Dive Gear: Some folks "just rent"… I don't. I like the comfort of using my own tried and trusted gear. I know how well-serviced, clean it is. If you think you might take up snorkeling, do it a few times a year, get, carry your own gear.
Snorkeling: Many if not most of my most worthwhile photographs (almost all covers) are shot while "just snorkeling"… I "just" snorkel on every trip in addition to scuba. Much to see, better lighting, organisms that are much more "used" to divers.
Mask: I usually take two, in plastic cases, with an extra strap.
Fins: I typically use "Duck Feet" for both scuba and snorkeling. I like the feel, and precision movement they allow for photographic work. If space allows, currents demand I will take a set of jet type fins as well. Split fins are not useful for me.
Snorkel: Even though some dive certification outfits actually eschew the use, training with snorkels for scuba, you'll want one for snorkeling, and I take a flexible one in my BC at all times. "One never knows..."
Scuba: Again, some folks always rent. I don't.
BCD: Buoyancy compensating device. One size does not fit all… by a long shot.
Regulator: I carry an extra second stage with me for businesses that require you have one, and a plug for the port if otherwise. I like this arrangement over the BCD fill/dump AND second stage alternatives, and keep the spare second stage dialed very low flow.
Dive Computer: I carry, use two. One on my wrist and the other on my console, and believe the more conservative.
Duct Tape: Laugh if you will, I wrap a few feet of this sturdy tool about a pen and take it with me every time. Great for field repairs, bandaging, emergencies of all sorts.
Practice getting organized: I like to lay out what is going on the trip, in/near the luggage/carrier I'm taking. (see image)… If possible for a few days unpacked, so I can look at, contemplate, add to the piles (sigh).
Practice packing: One could write about this topic philosophically for ages… you want stuff not to get disheveled, well, to the point of not getting broken. I pack towels, use intended containers to move expensive gear… Pack dive computers in BC pockets… underwater light rigs in their own cases… Within reason, a co-desire to preventing things staying intact is squeezing them all into the smallest space possible. It's not lost on me that the universe was at one time the size of something like a volleyball… Practice.
Organization: I put all on-site-use-only photo gear in my luggage not to be opened till getting to the destination. And a during-trip kit in my back-pack carry-on. Once on site, I like to unpack, place clothes, dive gear elsewhere, put my underwater camera rigs together, set-up stations for battery recharging...
Security: I like to keep all the "paperwork" listed above, wallets, photo gear, computer out of sight and locked in my combination lock luggage. This has served me well for many years… Actual losses I've suffered include hotel safety boxes, airport luggage handlers, foreign governments… but nothing from my simple locked luggage in my room.
About Luggage: I side very heavily on function versus esthetics here. Good, sturdy, carrying bags is my credo; not pretty, touchy types.
Solid cases: I use Samsonite because it is reasonably priced, tough, common (you don't want your valuables to look like they're packed as such), durable, and their customer service/repair business is exemplary. I don't use soft-bodied luggage for damage and waterproof reasons (some places/times the luggage has to be literally thrown overboard and carried/floated in to shore…).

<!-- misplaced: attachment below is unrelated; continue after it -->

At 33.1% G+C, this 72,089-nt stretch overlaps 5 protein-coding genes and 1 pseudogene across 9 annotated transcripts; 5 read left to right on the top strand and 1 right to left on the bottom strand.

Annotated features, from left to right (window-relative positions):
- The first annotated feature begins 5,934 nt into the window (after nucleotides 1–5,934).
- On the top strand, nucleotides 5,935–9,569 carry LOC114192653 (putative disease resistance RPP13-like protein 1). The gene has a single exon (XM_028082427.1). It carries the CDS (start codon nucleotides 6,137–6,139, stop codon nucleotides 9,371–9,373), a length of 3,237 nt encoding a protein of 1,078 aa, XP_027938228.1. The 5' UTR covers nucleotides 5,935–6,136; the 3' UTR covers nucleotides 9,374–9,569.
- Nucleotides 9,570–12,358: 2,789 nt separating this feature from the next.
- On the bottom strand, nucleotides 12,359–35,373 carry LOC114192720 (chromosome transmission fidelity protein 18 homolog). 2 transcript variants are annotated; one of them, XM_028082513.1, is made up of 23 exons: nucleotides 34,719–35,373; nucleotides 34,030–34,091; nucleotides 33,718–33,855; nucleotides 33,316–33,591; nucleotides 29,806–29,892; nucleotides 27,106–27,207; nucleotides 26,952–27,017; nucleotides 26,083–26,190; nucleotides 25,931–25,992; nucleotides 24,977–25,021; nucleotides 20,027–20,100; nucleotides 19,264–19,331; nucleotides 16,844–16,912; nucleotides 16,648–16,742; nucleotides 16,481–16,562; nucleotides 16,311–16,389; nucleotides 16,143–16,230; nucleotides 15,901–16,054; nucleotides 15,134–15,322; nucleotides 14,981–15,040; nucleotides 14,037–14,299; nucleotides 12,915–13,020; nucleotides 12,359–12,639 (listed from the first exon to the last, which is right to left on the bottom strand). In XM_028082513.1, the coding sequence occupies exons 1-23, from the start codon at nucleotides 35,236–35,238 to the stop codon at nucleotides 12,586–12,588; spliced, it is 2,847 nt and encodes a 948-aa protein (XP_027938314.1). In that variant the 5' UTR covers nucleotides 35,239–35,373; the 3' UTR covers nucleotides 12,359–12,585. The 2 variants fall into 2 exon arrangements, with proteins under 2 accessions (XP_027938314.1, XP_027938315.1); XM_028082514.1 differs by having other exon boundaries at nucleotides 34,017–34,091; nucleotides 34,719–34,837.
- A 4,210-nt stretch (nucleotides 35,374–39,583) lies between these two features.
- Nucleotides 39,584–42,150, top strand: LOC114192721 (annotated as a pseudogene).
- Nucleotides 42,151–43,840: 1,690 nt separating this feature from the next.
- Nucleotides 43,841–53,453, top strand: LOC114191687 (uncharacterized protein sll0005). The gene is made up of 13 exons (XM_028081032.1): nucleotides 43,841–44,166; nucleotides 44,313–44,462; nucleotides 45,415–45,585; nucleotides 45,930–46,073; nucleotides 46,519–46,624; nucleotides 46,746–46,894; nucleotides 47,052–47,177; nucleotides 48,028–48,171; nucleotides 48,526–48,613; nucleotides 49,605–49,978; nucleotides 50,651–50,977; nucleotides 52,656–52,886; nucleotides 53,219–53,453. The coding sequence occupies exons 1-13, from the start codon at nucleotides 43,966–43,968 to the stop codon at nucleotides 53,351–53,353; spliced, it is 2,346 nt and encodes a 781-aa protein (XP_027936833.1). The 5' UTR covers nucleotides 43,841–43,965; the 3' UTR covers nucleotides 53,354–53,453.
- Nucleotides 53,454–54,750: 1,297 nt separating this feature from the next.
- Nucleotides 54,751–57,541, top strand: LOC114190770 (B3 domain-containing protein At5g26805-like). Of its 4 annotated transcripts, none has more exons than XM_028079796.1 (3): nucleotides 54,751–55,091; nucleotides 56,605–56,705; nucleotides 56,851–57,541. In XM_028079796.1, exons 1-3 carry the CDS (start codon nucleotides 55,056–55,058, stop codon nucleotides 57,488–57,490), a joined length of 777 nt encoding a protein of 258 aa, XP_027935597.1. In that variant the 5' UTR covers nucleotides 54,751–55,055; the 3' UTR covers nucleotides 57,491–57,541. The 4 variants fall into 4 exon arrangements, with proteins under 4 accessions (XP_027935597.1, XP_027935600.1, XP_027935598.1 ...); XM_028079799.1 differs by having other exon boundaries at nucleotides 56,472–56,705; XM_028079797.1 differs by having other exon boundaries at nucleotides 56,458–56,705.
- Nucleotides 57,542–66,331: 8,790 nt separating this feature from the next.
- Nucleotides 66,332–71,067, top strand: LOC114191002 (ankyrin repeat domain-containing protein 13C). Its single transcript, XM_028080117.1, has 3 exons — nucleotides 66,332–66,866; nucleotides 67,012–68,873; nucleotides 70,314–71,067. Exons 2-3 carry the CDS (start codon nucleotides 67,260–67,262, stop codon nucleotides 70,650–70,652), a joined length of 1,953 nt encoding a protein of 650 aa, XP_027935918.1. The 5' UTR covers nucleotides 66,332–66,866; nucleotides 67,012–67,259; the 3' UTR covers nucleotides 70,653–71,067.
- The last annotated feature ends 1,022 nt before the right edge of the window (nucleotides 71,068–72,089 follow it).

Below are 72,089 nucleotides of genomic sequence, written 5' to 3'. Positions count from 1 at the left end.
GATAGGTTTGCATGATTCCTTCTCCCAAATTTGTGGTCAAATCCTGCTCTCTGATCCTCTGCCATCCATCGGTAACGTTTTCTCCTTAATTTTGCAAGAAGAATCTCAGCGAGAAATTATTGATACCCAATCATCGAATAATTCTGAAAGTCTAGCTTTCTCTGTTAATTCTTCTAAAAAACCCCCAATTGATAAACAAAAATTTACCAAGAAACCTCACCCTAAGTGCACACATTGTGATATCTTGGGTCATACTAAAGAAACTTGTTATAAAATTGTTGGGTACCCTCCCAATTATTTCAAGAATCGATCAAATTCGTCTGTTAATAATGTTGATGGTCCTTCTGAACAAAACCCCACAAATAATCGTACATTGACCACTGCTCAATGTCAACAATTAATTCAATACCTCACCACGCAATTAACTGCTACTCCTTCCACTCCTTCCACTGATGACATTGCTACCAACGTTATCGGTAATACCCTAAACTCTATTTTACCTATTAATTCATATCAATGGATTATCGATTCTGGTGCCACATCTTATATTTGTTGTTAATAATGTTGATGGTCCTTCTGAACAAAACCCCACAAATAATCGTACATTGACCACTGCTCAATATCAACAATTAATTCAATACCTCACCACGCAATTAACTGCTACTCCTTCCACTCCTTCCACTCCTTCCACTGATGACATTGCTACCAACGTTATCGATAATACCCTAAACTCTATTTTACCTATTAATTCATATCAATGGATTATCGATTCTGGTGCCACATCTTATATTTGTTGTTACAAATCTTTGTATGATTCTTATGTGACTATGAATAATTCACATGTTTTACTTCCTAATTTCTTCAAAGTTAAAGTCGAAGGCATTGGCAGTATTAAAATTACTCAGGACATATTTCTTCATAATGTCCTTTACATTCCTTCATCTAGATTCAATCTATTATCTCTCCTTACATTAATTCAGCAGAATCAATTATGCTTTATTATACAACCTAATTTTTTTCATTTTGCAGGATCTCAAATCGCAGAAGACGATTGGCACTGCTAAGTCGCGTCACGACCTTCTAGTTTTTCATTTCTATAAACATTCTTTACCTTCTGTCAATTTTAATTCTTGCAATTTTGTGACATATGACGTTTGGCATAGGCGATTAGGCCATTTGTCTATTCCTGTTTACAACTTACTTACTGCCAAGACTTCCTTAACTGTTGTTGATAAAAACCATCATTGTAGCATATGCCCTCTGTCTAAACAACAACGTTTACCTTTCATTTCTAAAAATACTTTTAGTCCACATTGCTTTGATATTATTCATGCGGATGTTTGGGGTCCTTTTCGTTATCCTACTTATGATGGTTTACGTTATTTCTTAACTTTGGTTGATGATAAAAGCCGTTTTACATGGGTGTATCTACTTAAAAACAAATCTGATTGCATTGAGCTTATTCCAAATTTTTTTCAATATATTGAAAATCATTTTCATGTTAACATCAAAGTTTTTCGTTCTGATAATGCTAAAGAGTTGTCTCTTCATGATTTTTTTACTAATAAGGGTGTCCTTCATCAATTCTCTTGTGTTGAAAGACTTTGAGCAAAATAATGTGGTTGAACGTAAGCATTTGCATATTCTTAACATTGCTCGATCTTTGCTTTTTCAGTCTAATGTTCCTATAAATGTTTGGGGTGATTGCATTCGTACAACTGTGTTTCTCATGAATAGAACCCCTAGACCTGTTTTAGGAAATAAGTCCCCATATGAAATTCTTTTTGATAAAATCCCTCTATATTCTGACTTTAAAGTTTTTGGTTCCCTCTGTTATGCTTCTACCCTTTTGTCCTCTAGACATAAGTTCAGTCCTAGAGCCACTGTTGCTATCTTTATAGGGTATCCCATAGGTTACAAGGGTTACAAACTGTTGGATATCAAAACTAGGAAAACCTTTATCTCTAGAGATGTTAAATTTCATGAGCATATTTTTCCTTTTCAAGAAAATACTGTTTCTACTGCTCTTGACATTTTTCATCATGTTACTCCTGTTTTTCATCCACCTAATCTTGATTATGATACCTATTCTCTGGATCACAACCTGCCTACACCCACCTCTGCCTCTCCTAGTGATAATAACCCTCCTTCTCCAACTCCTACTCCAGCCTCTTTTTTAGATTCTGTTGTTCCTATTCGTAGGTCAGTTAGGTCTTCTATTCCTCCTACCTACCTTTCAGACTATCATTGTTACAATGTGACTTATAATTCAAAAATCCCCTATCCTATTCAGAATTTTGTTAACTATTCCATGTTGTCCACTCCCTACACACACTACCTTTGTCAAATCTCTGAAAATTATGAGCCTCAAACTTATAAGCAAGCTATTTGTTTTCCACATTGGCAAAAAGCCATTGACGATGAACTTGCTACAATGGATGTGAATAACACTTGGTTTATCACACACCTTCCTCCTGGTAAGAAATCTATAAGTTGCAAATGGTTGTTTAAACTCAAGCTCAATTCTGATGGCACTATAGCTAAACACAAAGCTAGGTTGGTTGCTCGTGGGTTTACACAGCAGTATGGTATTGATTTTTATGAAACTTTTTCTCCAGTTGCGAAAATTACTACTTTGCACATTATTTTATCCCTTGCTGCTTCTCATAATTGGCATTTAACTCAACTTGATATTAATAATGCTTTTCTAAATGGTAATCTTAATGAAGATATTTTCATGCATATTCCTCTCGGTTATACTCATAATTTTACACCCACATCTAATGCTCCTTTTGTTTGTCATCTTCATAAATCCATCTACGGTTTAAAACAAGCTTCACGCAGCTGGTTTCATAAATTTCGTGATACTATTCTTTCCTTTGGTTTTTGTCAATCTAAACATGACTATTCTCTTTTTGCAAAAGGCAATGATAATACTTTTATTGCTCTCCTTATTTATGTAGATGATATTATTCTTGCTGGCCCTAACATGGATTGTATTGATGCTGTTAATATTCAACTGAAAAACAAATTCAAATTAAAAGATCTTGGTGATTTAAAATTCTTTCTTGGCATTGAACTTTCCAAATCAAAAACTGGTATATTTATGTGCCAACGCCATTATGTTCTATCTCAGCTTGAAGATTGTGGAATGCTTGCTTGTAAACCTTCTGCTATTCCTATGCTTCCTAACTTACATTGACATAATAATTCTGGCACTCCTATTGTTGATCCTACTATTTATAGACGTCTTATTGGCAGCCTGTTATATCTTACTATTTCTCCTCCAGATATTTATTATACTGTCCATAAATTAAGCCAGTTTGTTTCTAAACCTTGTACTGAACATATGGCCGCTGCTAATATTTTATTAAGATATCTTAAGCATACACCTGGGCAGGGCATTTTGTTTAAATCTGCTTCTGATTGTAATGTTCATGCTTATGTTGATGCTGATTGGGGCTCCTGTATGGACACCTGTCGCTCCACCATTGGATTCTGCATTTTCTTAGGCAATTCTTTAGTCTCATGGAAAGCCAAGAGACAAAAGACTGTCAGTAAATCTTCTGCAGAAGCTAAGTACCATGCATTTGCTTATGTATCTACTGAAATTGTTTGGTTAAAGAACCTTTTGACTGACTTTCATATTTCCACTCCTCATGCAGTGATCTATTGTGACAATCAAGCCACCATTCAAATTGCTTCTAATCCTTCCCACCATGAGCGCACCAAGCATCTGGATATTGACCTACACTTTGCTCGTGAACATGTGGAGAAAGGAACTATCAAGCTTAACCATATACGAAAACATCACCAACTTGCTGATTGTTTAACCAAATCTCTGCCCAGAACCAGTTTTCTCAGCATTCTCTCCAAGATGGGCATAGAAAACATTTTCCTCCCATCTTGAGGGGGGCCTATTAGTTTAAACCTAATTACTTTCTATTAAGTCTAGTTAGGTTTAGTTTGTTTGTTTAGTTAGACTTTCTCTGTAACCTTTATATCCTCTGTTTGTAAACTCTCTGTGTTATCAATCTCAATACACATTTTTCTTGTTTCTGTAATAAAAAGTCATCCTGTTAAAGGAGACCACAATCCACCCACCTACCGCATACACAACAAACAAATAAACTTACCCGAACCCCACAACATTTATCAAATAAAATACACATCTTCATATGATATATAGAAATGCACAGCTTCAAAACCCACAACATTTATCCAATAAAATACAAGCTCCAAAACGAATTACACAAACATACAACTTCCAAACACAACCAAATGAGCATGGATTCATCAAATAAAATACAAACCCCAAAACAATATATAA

Backpacks: I swear by my Eastpak http://www.eastpak.com/. After looking at hundreds of different makes, models, I can assure you these people know what they're doing… great designs, construction, features. Check them out.
About "Going Through Airport Security": A "hassle" for some… a necessary expedient for me. Help make the folks jobs easier… with clear packing backs, translucent film containers for parts, pills, a clear, easily-redone packing plan. I actually enjoy showing folks my "packing art" and how quickly I can re-pack all.
About "What Goes Where"
Check In: All diving, on-site clothing, underwater dive gear. I do hand carry my camera bodies, lenses, underwater housings… but leave them under the seat, packed over head.
Not Checked In: The gear mentioned above, and my backpack with Laptop Computer, Software, headphones, toilet bag, blow-up pillow/ear-plugs/eye cover, film, lightweight jacket/windbreaker, writing/reading materials, paperwork…
About Photographic Film: There never was such a non-invasive technique of "Film Safe" x-ray bag checking. Even "just some" irradiation is "to a degree" damaging to all photographic film, irregardless of ISO. I have our employees at the airport hand check my film which I carry in plastic film containers, bagged in zip bags, in lead lined film bags otherwise.
By now you might be thinking, "Bob the Fishman is out of his mind for making lists, let alone carrying about all this stuff. I just take a toothbrush, credit card and I'm good to go". Trust me. Develop your own checklists, or adopt/adapt the ones here. Consistency maybe "the hobgoblin of little minds", but more than hobgoblins will "get you" should you forget something important on your adventure travels.
Fenner, Bob.1995. Take up Scuba Diving. FAMA 7/95.
Fenner, Bob. 2001. Collecting Marine Organisms with an Emphasis on Diving. 4/01.
Fenner, Bob. 2001.Underwater Photography. FAMA 4/01.